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150 Years Ago Today...

*************New Orleans Commercial Bulletin, Monday, September 17, 1860****************

The Town of Port Hudson Entirely Consumed.- The Baton Rouge Gazette and Comet learns form a gentleman who came down from the Plains, that on Wednesday night a fire broke out in the town of Port Hudson, in the Northern part of the parish, and the entire place, with the exception of one house, was reduced to ashes.


Encouragement For First Cousins To Marry.- Dr. William Owens in the September number of the Cincinnati Journal of Rational Medicine, reviews the report of Dr. S. M. Bemiss, of Louisville, Ky., made to the American Medical Association at the meeting of 1858, with regard to the intermarriage of cousins, and deduces form his examination of the statistics, the conclusion “that a larger proportion of the parents were defective than the children; and that if any results were ensued from this system of intermarriage it has been sanitary rather than otherwise.”


Activity At the Navy Yards.- Since the first of June of the present year eight war vessels have been put in commission, and all but two of them are at sea. They are the steam frigates Niagara, Susquehanna and Powhatan, gunboats Pawnee, Dacotah and Seminole, the frigate Constitution, and corvette Plymouth. Besides these there are several other vessels getting ready for service, which, in case of necessity, could be sent to sea by the first of October. They are the steam frigate Wabash, the frigate Cumberland, the corvettes Jamestown, Saratoga and Germantown, and the steamers Richmond, Pensacola and Mississippi. “Adding the above list together,” says the New York Post, from which we collate them, “we find that sixteen vessels, carrying 240 guns and 4730 men, have been put in order within four months, while every recruiting office in the service is closed.”


Coffins filled with fire-arms instead of honest corpses, have been found in insurrectionary parts of Georgia and Alabama.


A telegraph line was completed to Omaha, N. T., and an office opened there on the 7th, and the President received a telegraphic dispatch.


The Illinois Central Railroad represents a capital of $30,000,000, employs more than 3000 men, and covers a territory larger than the State of Connecticut. The Erie Railroad represents $37,861,000; the New York Central $333,333,771; the Pennsylvania Railroad $29,000,000; and the Baltimore and Ohio $25,000,000. The Grand Trunk of Canada has cost $60,000,000.


Another Patriotic Call to Duty.- The Hon. Henry W. Hilliard, of Alabama, is one the most brilliant and most patriotic men of that State or of the South. He has been a warm supporter of Mr. Buchanan’s administration, and his voice should therefore find a calm and respectful hearing from every Buchanan or Breckinridge Democrat of the South, and of the North also. Will all such read the following letter in the same spirit that it was written in!....(speaks out against sectionalism and promotes a union of both North and South)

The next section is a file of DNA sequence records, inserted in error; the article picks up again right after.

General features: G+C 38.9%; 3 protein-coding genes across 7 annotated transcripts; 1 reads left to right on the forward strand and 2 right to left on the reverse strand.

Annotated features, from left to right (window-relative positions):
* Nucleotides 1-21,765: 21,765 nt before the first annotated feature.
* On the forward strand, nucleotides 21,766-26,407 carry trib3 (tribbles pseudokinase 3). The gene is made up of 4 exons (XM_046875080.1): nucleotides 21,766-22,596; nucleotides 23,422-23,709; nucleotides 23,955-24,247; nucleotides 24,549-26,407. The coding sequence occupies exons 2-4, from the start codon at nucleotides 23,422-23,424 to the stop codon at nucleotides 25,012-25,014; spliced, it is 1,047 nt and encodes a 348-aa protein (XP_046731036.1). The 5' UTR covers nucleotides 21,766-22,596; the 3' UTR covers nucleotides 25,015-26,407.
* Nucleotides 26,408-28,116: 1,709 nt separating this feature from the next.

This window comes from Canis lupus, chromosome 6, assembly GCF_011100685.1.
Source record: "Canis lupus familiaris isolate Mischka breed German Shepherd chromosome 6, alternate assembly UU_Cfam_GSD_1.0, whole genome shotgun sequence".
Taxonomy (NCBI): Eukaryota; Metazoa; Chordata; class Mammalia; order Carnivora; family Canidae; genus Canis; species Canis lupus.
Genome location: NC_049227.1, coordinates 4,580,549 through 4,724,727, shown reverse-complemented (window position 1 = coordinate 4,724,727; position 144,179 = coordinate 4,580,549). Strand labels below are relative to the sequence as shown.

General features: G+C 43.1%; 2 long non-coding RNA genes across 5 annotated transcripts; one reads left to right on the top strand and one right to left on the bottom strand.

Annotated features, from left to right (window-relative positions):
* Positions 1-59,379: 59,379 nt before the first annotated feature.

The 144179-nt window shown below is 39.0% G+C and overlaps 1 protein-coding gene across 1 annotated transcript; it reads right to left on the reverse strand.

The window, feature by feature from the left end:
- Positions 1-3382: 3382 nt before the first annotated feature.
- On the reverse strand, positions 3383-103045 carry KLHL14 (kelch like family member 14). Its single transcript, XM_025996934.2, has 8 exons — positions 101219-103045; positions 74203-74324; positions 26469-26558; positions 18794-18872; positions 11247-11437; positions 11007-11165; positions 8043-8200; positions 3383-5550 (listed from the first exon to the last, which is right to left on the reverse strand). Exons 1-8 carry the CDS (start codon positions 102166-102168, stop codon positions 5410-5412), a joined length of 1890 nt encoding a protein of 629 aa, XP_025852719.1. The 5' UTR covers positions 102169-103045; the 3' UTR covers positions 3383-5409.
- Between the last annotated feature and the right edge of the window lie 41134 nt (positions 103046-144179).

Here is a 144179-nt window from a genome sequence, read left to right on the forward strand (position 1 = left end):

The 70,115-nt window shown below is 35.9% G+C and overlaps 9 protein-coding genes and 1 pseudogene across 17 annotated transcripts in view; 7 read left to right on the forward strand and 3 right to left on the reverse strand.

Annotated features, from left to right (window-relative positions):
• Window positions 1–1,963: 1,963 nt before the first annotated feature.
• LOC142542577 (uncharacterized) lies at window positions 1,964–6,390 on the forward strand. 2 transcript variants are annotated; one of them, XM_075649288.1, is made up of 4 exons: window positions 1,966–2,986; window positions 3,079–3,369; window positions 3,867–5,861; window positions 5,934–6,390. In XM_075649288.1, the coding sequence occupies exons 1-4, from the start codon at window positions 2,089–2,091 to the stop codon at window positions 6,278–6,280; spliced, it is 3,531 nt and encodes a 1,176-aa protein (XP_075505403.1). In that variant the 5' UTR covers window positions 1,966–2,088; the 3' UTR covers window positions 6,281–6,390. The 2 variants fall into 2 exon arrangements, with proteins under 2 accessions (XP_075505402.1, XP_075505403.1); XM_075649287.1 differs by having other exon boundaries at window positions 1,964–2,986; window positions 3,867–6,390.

Great Mass Meeting At Jackson, Miss.- We perceive by the Jackson, (Miss.) News that the Constitutionalist of that city have determined upon having a great State mass meeting there on Thursday and Friday, the 4th and 5th of October. It will be a grand affair no doubt….Our brethren up there are a noble set of fellows, and they expect to carry the State. Well, when, the Old Dominion votes against disunion, why should not Mississippi and Louisiana, and every other Southern State imitate her glorious example. That Virginia will so vote is given up frankly by her own Democratic Executive.


United State Court Decision.- Washington, Sept. 15.- In the United States Court, the Calvin demand against Capt. Hollins, of the United States sloop-of-war Cyane, was decided in favor of the defendant because Hollins had acted under the orders of the Secretary of War in the bombardment of Greytown.


Texas News.- John T. Bland charged with murder in Prairie county, Ark., has been arrested near San Antonio.

A man was hung according to the lynch code at Waco, on the 6th, having been identified as one of a gang who had outraged and murdered two young ladies near that place.


The Cotton Crop of Mississippi.- Our crop (Marshall county), which usually amounts to from 40 to 50,000 bales a year, will fall far short of that estimate the present season…we do not believe that the amount the present season will exceed 28,000 bales, if it reaches that….


********************Boston Evening Transcript*********************

The railroad companies of the West are troubled to obtain cars enough to carry the grain that, like an ocean, is flowing into Milwaukee. Nearly three fourths of a million bushels per week is received at Milwaukee, and it has just begun to move.


The funeral of Commodore McIntosh, at Pensacola, on the 2d inst., was an imposing one; army and naval troops being present.


**********************New York Times***************************